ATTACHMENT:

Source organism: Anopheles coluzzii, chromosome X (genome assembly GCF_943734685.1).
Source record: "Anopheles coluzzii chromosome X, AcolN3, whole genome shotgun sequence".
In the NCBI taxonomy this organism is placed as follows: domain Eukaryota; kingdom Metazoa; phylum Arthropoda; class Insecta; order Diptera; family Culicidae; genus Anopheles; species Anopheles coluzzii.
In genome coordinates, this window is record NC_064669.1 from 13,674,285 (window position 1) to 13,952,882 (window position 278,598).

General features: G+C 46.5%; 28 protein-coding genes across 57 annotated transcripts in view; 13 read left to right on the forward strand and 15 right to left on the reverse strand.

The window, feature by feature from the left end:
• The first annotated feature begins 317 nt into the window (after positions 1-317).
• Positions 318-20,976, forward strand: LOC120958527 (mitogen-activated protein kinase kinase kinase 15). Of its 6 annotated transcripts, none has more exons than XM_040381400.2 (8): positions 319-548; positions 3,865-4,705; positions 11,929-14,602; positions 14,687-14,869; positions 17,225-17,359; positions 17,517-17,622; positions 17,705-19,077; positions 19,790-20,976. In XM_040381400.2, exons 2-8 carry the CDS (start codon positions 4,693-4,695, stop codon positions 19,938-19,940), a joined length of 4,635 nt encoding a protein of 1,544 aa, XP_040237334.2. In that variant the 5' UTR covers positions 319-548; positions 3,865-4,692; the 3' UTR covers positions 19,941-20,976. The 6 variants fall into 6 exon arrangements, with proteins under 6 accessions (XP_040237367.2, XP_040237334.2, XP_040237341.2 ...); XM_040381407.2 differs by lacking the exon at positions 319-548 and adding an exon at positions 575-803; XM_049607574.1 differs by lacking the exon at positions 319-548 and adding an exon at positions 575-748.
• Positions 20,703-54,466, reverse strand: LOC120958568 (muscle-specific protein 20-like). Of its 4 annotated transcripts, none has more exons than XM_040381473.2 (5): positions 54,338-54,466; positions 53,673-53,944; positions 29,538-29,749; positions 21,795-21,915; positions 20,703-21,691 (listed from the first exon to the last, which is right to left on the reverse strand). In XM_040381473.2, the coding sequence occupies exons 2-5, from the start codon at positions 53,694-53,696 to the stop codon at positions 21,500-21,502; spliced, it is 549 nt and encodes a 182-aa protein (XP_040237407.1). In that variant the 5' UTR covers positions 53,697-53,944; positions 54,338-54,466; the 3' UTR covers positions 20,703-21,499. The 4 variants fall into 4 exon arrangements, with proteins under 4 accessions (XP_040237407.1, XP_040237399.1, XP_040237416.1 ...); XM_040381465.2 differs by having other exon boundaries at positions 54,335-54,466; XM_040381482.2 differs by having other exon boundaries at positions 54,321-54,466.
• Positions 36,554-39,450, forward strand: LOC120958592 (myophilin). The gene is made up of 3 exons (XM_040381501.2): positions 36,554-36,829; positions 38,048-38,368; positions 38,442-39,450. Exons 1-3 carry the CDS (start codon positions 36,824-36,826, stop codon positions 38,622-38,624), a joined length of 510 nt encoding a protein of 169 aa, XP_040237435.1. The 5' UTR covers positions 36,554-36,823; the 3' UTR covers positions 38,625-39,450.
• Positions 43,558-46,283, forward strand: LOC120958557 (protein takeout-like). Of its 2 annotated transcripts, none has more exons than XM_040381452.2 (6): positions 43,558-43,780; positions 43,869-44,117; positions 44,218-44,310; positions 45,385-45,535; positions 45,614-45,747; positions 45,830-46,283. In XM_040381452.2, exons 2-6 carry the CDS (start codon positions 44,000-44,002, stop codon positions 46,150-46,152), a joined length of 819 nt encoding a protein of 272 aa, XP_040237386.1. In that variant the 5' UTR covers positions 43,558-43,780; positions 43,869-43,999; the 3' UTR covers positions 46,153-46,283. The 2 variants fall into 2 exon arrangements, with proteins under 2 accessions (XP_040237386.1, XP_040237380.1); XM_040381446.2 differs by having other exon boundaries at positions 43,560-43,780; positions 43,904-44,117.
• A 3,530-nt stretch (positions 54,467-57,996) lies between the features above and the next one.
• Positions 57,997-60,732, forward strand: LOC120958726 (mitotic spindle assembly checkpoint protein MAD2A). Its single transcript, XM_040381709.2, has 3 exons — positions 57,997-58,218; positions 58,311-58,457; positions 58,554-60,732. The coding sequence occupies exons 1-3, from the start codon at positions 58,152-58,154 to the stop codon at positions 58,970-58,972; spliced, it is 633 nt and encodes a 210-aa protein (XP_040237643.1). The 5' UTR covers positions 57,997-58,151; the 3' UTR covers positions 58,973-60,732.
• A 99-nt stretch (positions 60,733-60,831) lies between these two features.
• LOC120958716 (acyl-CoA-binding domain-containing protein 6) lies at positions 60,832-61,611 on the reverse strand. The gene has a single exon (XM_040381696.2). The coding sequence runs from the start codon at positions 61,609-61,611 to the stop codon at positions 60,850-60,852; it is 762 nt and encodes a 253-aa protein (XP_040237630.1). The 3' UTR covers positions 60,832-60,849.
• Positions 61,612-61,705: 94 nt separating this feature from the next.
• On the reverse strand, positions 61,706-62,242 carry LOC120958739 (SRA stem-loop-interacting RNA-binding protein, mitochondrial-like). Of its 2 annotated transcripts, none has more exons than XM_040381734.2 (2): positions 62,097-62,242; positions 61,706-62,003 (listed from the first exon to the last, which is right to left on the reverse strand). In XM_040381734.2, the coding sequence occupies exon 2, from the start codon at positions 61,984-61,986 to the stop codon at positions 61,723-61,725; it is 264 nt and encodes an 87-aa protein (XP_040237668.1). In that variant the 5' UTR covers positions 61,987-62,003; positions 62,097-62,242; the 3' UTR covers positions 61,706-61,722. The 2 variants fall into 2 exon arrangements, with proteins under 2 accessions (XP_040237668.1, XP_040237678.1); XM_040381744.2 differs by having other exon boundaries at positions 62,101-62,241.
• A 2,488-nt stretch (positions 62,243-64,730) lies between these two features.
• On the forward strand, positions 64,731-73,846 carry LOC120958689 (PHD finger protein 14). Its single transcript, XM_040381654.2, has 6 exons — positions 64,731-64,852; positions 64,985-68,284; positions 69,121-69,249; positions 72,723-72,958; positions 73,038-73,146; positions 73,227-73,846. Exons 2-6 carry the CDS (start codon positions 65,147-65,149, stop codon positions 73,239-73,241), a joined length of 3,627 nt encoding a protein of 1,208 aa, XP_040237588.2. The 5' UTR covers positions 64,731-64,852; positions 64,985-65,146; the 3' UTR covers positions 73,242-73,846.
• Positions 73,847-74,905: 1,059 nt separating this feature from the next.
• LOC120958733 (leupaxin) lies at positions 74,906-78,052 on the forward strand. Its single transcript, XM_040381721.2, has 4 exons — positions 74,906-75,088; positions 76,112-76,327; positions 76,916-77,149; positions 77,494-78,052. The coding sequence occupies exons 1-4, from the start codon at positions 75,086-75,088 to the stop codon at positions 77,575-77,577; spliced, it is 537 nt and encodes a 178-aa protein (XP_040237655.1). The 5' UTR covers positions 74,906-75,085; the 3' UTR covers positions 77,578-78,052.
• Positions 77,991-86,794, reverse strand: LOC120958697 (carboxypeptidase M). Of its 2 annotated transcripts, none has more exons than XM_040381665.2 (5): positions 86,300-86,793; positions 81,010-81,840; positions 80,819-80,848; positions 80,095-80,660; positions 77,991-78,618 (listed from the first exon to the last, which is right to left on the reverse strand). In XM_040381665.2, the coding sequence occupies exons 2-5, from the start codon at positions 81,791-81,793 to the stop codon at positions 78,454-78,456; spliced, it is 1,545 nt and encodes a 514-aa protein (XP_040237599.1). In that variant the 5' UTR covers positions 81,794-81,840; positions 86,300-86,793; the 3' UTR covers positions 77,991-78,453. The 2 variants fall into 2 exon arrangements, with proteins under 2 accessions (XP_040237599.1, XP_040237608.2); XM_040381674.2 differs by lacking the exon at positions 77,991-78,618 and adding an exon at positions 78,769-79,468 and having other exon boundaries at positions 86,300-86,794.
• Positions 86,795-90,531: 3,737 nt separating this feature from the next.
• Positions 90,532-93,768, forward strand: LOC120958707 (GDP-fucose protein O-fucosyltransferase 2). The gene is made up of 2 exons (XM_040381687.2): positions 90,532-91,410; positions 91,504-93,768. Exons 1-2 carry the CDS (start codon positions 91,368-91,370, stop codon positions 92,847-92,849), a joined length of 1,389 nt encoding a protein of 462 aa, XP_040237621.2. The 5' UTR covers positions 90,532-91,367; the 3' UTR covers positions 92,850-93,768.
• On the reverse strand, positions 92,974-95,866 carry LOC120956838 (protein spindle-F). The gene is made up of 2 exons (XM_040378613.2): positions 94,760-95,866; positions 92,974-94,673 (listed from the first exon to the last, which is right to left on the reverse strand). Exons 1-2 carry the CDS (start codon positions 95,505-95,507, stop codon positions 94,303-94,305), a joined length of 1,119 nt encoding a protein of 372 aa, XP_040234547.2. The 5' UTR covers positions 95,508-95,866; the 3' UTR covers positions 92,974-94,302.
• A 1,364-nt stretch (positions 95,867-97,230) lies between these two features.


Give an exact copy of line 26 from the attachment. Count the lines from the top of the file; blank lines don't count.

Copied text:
• A 1,364-nt stretch (positions 95,867-97,230) lies between these two features.